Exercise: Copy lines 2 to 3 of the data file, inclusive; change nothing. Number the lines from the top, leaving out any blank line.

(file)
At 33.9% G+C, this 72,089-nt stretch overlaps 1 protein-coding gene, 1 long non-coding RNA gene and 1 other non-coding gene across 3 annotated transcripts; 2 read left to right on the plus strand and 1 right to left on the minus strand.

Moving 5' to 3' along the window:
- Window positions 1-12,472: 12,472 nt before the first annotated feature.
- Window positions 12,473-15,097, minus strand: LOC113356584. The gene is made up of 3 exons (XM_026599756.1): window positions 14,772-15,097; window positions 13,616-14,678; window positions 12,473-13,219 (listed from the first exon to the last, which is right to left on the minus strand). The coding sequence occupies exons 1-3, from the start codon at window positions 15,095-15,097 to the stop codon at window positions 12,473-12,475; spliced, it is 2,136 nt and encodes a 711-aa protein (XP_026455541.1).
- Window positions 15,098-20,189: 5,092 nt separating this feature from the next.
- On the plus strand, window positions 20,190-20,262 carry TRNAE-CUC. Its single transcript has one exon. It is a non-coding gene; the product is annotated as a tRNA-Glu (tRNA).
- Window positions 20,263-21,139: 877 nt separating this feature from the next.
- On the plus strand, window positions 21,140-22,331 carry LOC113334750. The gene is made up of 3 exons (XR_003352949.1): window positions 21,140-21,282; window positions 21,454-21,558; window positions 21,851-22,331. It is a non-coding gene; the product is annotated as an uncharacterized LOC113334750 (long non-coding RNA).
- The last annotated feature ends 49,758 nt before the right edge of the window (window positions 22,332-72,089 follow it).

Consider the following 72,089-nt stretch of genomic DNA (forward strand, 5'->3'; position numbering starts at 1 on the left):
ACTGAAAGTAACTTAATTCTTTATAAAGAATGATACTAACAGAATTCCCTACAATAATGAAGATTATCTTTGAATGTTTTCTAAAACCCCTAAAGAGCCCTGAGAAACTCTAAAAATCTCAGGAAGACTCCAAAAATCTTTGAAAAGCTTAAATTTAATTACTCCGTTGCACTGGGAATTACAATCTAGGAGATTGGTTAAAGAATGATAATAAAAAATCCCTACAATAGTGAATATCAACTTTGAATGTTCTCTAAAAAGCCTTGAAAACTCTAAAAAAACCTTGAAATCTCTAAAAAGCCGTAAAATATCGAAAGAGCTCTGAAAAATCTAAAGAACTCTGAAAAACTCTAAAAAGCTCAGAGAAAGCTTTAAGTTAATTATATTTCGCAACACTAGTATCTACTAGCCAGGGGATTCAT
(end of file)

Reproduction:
Moving 5' to 3' along the window:
- Window positions 1-12,472: 12,472 nt before the first annotated feature.